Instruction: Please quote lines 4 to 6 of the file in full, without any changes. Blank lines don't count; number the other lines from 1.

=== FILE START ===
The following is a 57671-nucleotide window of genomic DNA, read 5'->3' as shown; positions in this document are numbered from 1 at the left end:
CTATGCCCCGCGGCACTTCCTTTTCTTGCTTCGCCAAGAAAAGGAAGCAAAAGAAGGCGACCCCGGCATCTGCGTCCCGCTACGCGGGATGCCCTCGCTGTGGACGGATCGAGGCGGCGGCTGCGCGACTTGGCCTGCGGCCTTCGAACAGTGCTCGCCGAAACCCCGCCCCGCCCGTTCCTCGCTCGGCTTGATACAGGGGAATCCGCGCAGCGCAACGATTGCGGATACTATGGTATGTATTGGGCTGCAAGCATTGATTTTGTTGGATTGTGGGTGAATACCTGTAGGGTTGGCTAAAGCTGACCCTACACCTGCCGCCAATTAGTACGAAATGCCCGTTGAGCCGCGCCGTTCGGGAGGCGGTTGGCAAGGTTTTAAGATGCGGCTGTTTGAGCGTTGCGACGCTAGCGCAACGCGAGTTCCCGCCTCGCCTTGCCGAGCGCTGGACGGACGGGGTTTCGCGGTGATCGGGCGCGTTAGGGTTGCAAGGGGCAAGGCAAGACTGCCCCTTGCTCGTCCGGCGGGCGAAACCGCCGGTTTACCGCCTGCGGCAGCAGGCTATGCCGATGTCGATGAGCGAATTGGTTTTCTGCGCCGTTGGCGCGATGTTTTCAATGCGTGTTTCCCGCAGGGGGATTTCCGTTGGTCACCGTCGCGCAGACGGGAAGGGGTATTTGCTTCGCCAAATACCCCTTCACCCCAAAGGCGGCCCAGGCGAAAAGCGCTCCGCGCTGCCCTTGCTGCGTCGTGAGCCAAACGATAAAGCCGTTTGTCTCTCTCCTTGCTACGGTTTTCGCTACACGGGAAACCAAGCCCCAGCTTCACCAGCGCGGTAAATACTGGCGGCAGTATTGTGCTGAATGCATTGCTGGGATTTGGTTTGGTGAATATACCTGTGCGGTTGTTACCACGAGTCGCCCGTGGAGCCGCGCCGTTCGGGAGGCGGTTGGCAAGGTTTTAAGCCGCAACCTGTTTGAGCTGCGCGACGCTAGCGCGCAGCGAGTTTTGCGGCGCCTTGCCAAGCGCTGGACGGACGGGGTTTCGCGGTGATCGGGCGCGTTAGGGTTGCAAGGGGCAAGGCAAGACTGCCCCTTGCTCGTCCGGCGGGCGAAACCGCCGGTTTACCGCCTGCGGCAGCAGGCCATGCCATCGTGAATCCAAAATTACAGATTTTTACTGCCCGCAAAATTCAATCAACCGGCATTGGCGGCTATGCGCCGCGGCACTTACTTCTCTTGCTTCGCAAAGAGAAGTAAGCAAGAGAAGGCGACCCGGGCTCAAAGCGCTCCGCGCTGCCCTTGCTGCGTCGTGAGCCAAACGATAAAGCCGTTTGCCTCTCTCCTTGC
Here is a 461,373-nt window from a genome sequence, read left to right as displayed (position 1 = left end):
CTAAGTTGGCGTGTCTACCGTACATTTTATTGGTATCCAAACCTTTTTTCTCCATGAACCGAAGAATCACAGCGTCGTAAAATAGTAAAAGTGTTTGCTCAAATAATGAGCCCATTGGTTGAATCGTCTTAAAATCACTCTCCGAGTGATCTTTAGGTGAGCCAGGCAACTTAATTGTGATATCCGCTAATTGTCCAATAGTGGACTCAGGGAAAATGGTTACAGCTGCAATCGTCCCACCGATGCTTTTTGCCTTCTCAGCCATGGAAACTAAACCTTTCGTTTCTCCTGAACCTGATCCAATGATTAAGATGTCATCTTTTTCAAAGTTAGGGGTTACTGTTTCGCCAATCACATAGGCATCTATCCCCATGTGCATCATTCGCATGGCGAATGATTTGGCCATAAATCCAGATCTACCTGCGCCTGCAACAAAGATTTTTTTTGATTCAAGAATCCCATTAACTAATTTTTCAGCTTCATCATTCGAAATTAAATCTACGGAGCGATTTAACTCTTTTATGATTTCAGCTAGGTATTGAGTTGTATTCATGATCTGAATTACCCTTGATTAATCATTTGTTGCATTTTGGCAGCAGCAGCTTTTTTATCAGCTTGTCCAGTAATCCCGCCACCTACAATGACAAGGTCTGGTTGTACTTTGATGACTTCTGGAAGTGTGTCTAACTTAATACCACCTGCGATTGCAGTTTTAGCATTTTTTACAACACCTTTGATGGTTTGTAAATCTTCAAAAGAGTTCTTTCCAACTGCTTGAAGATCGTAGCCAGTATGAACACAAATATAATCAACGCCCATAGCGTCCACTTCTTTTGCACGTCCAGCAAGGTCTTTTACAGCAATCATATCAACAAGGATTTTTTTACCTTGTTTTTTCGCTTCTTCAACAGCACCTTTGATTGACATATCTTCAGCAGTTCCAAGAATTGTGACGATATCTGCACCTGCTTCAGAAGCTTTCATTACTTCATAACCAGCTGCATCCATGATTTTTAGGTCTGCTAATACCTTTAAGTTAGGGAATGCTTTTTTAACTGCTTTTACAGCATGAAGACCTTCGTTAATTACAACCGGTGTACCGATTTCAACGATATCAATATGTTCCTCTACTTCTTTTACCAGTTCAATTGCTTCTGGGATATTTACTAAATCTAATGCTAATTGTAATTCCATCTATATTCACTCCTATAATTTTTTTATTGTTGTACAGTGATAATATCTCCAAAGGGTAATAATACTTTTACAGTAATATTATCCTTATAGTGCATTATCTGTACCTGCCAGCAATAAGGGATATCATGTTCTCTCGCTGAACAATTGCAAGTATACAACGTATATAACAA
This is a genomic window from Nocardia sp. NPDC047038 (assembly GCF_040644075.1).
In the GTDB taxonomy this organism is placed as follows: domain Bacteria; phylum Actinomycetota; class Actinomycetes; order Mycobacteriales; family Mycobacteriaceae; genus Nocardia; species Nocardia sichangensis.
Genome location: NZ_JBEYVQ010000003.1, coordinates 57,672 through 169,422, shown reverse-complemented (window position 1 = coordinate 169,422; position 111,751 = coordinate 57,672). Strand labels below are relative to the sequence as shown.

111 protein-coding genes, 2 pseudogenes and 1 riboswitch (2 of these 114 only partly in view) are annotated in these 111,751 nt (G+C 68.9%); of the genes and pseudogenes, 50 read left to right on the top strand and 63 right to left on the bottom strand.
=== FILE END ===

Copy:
CTAAGTTGGCGTGTCTACCGTACATTTTATTGGTATCCAAACCTTTTTTCTCCATGAACCGAAGAATCACAGCGTCGTAAAATAGTAAAAGTGTTTGCTCAAATAATGAGCCCATTGGTTGAATCGTCTTAAAATCACTCTCCGAGTGATCTTTAGGTGAGCCAGGCAACTTAATTGTGATATCCGCTAATTGTCCAATAGTGGACTCAGGGAAAATGGTTACAGCTGCAATCGTCCCACCGATGCTTTTTGCCTTCTCAGCCATGGAAACTAAACCTTTCGTTTCTCCTGAACCTGATCCAATGATTAAGATGTCATCTTTTTCAAAGTTAGGGGTTACTGTTTCGCCAATCACATAGGCATCTATCCCCATGTGCATCATTCGCATGGCGAATGATTTGGCCATAAATCCAGATCTACCTGCGCCTGCAACAAAGATTTTTTTTGATTCAAGAATCCCATTAACTAATTTTTCAGCTTCATCATTCGAAATTAAATCTACGGAGCGATTTAACTCTTTTATGATTTCAGCTAGGTATTGAGTTGTATTCATGATCTGAATTACCCTTGATTAATCATTTGTTGCATTTTGGCAGCAGCAGCTTTTTTATCAGCTTGTCCAGTAATCCCGCCACCTACAATGACAAGGTCTGGTTGTACTTTGATGACTTCTGGAAGTGTGTCTAACTTAATACCACCTGCGATTGCAGTTTTAGCATTTTTTACAACACCTTTGATGGTTTGTAAATCTTCAAAAGAGTTCTTTCCAACTGCTTGAAGATCGTAGCCAGTATGAACACAAATATAATCAACGCCCATAGCGTCCACTTCTTTTGCACGTCCAGCAAGGTCTTTTACAGCAATCATATCAACAAGGATTTTTTTACCTTGTTTTTTCGCTTCTTCAACAGCACCTTTGATTGACATATCTTCAGCAGTTCCAAGAATTGTGACGATATCTGCACCTGCTTCAGAAGCTTTCATTACTTCATAACCAGCTGCATCCATGATTTTTAGGTCTGCTAATACCTTTAAGTTAGGGAATGCTTTTTTAACTGCTTTTACAGCATGAAGACCTTCGTTAATTACAACCGGTGTACCGATTTCAACGATATCAATATGTTCCTCTACTTCTTTTACCAGTTCAATTGCTTCTGGGATATTTACTAAATCTAATGCTAATTGTAATTCCATCTATATTCACTCCTATAATTTTTTTATTGTTGTACAGTGATAATATCTCCAAAGGGTAATAATACTTTTACAGTAATATTATCCTTATAGTGCATTATCTGTACCTGCCAGCAATAAGGGATATCATGTTCTCTCGCTGAACAATTGCAAGTATACAACGTATATAACAA
This is a genomic window from Nocardia sp. NPDC047038 (assembly GCF_040644075.1).
In the GTDB taxonomy this organism is placed as follows: domain Bacteria; phylum Actinomycetota; class Actinomycetes; order Mycobacteriales; family Mycobacteriaceae; genus Nocardia; species Nocardia sichangensis.